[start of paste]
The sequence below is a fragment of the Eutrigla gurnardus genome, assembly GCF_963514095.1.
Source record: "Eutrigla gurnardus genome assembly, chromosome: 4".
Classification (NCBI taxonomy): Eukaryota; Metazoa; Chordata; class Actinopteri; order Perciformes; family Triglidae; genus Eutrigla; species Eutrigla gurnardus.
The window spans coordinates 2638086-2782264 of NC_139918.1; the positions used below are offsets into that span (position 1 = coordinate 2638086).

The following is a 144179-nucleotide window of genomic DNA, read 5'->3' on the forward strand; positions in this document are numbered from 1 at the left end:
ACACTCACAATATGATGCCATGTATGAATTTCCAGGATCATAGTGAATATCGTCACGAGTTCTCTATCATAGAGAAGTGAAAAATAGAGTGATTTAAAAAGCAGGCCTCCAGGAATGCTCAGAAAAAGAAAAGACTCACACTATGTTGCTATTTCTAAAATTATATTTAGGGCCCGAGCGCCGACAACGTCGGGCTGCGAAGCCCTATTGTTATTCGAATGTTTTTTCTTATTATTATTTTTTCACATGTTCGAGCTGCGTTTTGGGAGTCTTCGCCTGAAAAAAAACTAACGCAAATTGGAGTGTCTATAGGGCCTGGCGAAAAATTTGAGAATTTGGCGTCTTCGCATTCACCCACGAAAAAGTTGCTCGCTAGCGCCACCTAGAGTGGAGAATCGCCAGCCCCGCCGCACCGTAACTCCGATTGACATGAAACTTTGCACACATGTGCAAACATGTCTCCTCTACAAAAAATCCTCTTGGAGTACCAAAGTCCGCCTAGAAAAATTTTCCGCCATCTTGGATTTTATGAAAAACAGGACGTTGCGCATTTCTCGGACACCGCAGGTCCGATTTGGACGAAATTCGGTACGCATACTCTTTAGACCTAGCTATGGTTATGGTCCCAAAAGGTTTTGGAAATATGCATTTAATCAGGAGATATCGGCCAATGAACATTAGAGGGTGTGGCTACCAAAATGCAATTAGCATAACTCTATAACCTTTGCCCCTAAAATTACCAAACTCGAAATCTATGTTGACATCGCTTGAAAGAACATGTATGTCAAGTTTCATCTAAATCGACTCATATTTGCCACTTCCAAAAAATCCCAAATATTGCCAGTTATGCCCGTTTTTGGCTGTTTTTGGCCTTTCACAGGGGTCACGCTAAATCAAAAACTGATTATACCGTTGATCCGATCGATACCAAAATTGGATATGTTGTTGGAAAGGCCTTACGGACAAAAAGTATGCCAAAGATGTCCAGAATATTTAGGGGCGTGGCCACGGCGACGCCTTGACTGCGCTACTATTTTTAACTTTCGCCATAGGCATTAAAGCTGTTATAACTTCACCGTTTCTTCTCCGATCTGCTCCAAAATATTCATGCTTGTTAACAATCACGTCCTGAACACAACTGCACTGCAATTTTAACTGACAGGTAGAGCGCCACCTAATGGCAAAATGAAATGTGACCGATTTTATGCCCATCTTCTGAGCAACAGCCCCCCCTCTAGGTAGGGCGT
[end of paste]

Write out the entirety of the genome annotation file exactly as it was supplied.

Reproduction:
The sequence below is a fragment of the Eutrigla gurnardus genome, assembly GCF_963514095.1.
Source record: "Eutrigla gurnardus genome assembly, chromosome: 4".
Classification (NCBI taxonomy): Eukaryota; Metazoa; Chordata; class Actinopteri; order Perciformes; family Triglidae; genus Eutrigla; species Eutrigla gurnardus.
The window spans coordinates 2638086-2782264 of NC_139918.1; the positions used below are offsets into that span (position 1 = coordinate 2638086).

The following is a 144179-nucleotide window of genomic DNA, read 5'->3' on the forward strand; positions in this document are numbered from 1 at the left end:
ACACTCACAATATGATGCCATGTATGAATTTCCAGGATCATAGTGAATATCGTCACGAGTTCTCTATCATAGAGAAGTGAAAAATAGAGTGATTTAAAAAGCAGGCCTCCAGGAATGCTCAGAAAAAGAAAAGACTCACACTATGTTGCTATTTCTAAAATTATATTTAGGGCCCGAGCGCCGACAACGTCGGGCTGCGAAGCCCTATTGTTATTCGAATGTTTTTTCTTATTATTATTTTTTCACATGTTCGAGCTGCGTTTTGGGAGTCTTCGCCTGAAAAAAAACTAACGCAAATTGGAGTGTCTATAGGGCCTGGCGAAAAATTTGAGAATTTGGCGTCTTCGCATTCACCCACGAAAAAGTTGCTCGCTAGCGCCACCTAGAGTGGAGAATCGCCAGCCCCGCCGCACCGTAACTCCGATTGACATGAAACTTTGCACACATGTGCAAACATGTCTCCTCTACAAAAAATCCTCTTGGAGTACCAAAGTCCGCCTAGAAAAATTTTCCGCCATCTTGGATTTTATGAAAAACAGGACGTTGCGCATTTCTCGGACACCGCAGGTCCGATTTGGACGAAATTCGGTACGCATACTCTTTAGACCTAGCTATGGTTATGGTCCCAAAAGGTTTTGGAAATATGCATTTAATCAGGAGATATCGGCCAATGAACATTAGAGGGTGTGGCTACCAAAATGCAATTAGCATAACTCTATAACCTTTGCCCCTAAAATTACCAAACTCGAAATCTATGTTGACATCGCTTGAAAGAACATGTATGTCAAGTTTCATCTAAATCGACTCATATTTGCCACTTCCAAAAAATCCCAAATATTGCCAGTTATGCCCGTTTTTGGCTGTTTTTGGCCTTTCACAGGGGTCACGCTAAATCAAAAACTGATTATACCGTTGATCCGATCGATACCAAAATTGGATATGTTGTTGGAAAGGCCTTACGGACAAAAAGTATGCCAAAGATGTCCAGAATATTTAGGGGCGTGGCCACGGCGACGCCTTGACTGCGCTACTATTTTTAACTTTCGCCATAGGCATTAAAGCTGTTATAACTTCACCGTTTCTTCTCCGATCTGCTCCAAAATATTCATGCTTGTTAACAATCACGTCCTGAACACAACTGCACTGCAATTTTAACTGACAGGTAGAGCGCCACCTAATGGCAAAATGAAATGTGACCGATTTTATGCCCATCTTCTGAGCAACAGCCCCCCCTCTAGGTAGGGCGT